Long ago I visited the Musée du Louvre in Paris, France. I spent the day walking its many rooms, studying with my artist’s eyes its astonishing art treasures. One such gem was the Mona Lisa, Leonardo da Vinci’s 16th century oil painting masterpiece. Her smile still beckons; currently some 30,000 people per day visit her Louvre exhibition room to gaze upon her. Fawning attention like this is bound to attract a miscreant or two, which is another aspect of The Mona Lisa Curse.
On May 29, 2022 one such reprobate, a 36-year-old man disguised as an elderly woman, visited the Mona Lisa. He modified his appearance by wearing lipstick, a shawl, and a brunette wig. I have to say it wasn’t much of a disguise, but then I’m always assuming the gender of individuals. At any rate “granny” topped off his charade by riding a wheelchair in the Louvre, likely in hopes of getting a handicapped only viewing position in front of the Mona Lisa. As you will see this unidentified rat-bag, aside from being an exploiter of the disabled, is also a vandal.
The museum’s huge crowds as well as the guards paid little attention to the character wheeling about, until he leapt from his wheelchair and punched the bullet proof glass that protected the Mona Lisa. Unable to break the glass, he pulled out a large chunk of frosted cake he had hidden in his clothing and hurled it at the barrier, smearing creamy white frosting across the heavy glass. Blessedly Leonardo’s painting was not harmed.
At that point the ne’er-do-well showed himself to be a climate change activist. He shouted in French: “Think about the Earth. There are people who are destroying the Earth. Think about it, all artists, think about the Earth, this is why I did this. Think about the planet!” Mr. Climate Change says he did it for the artists—but he’s just another wackadoodle. I have been thinking about the Earth, just not the way the cake throwing extremist would like me to. Louvre security escorted “grandma” out of the room and rightly sent him to a police psychiatric unit for evaluation. I hope a reproduction of the Mona Lisa hangs in his cell.
The vandal somehow imagined that by damaging Leonardo’s painting, people around the world would suddenly realize that climate change will extinguish all life on the planet in a few years. That realization would initiate a revolution to sweep away the evil oil barons, resulting in free electric cars for all.
Things didn’t play out exactly the way he dreamt. Greta Thunberg will have to settle for a publicity stunt that was nothing more than tossing a piece of cake at a beloved work of art—and missing the target. Talk about lousy performance art. Climate activists will no doubt distance themselves from their cake flinging comrade. Still, the stunt revealed “an inconvenient truth.”
That inconvenient truth tells us the Mona Lisa is part of human heritage, and the attempt to destroy the artwork should remind us of the ISIS terrorists, who use bombs and sledgehammers to smash priceless artworks and archaeological artifacts to smithereens. They do this because their Islamic fundamentalist viewpoint sees art as nothing more than sinful idolatry. I believe a new type of zealotry is behind the targeting of the Mona Lisa, it’s called environmentalist fundamentalism.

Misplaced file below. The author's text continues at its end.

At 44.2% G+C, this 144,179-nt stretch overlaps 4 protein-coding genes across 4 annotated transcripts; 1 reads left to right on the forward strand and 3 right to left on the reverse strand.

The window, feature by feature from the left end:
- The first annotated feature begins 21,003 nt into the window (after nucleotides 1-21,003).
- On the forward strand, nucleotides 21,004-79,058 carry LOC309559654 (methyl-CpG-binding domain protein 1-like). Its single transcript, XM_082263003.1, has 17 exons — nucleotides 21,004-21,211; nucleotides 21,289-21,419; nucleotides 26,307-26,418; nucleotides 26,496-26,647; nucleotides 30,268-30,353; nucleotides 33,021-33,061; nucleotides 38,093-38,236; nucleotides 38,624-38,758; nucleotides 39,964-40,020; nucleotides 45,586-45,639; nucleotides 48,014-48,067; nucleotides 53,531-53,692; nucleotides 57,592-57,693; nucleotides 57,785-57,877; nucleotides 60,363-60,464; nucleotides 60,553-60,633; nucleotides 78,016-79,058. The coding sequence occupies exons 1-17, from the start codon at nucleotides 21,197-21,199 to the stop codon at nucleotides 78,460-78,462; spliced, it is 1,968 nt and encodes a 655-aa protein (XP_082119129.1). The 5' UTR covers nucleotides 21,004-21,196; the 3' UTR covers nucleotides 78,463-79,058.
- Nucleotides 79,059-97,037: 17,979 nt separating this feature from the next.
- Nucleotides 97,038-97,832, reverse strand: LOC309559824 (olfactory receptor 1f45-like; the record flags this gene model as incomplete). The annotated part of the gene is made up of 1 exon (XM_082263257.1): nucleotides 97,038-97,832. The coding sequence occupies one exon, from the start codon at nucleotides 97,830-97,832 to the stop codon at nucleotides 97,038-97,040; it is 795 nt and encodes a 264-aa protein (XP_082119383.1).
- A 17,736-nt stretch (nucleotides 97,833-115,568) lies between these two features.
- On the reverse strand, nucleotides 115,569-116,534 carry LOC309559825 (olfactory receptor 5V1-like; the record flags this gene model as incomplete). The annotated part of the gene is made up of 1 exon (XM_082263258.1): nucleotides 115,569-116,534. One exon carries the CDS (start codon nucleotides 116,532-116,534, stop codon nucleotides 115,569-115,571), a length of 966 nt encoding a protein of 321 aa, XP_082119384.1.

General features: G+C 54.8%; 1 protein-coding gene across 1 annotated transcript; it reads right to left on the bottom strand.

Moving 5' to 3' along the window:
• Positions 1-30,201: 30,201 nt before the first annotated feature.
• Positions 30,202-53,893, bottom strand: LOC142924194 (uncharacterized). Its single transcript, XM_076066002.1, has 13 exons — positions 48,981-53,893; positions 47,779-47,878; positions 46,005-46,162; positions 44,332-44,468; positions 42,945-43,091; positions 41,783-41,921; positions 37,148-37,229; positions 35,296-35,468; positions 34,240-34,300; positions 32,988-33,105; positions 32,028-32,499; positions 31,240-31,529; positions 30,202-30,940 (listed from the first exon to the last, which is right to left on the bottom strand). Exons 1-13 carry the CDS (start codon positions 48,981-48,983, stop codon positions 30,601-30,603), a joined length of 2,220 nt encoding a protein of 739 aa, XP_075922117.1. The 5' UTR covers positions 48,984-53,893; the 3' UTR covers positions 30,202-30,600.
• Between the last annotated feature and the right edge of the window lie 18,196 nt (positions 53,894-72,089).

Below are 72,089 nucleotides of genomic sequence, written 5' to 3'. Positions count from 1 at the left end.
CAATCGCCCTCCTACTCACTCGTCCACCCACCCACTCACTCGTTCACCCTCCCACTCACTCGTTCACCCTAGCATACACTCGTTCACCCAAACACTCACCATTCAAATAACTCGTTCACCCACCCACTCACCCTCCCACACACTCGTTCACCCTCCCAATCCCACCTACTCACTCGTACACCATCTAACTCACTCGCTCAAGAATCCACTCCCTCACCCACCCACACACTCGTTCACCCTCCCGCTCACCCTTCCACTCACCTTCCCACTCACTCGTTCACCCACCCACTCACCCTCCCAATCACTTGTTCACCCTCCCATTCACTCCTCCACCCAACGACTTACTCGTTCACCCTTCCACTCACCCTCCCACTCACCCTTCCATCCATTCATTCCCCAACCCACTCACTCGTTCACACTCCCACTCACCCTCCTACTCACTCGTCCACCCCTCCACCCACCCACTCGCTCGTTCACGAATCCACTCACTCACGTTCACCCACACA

If activists deem the act of destroying art as an acceptable way to protest, they will soon advocate other forms of violence as appropriate. I really do fear that we have reached such a dangerous point. While I have always considered myself environmentally minded, I do not go along with destroying works of art, or annihilating people. In 1821 the German poet and writer Heinrich Heine put it another way when he wrote in his tragic play Almansor: “That was but a prelude; where they burn books, they will ultimately burn people also.”
The Mona Lisa has been physically attacked a number of times in the past; in 1956 someone tossed sulfuric acid on the masterwork, but thankfully the painting was saved. I won’t list the incidents of vandalism because to me the greatest affront was a philosophical razing given by none other than Andy Warhol. In 1963 the Louvre loaned the Mona Lisa to the New York Metropolitan Museum of Art; it was the first exhibit of the painting in the United States. Over a million Americans came to see it, including the 35th President of the United States John F. Kennedy and the First Lady Jacqueline Kennedy. When Warhol heard that Leonardo’s masterwork was coming to the US he said: “Why don’t they have someone copy it and send the copy, no one would know the difference.”
That cynical remark was a downgrading of skill-based realist painting and classical European art; it forced open the door to the postmodern lunacy and deadwood that today’s art world elites have hoisted upon the public. However, some six million people from around the world visit the Louvre each year to see Leonardo’s masterpiece. Realist art still matters to the public. The assault on the Mona Lisa was a despicable crime.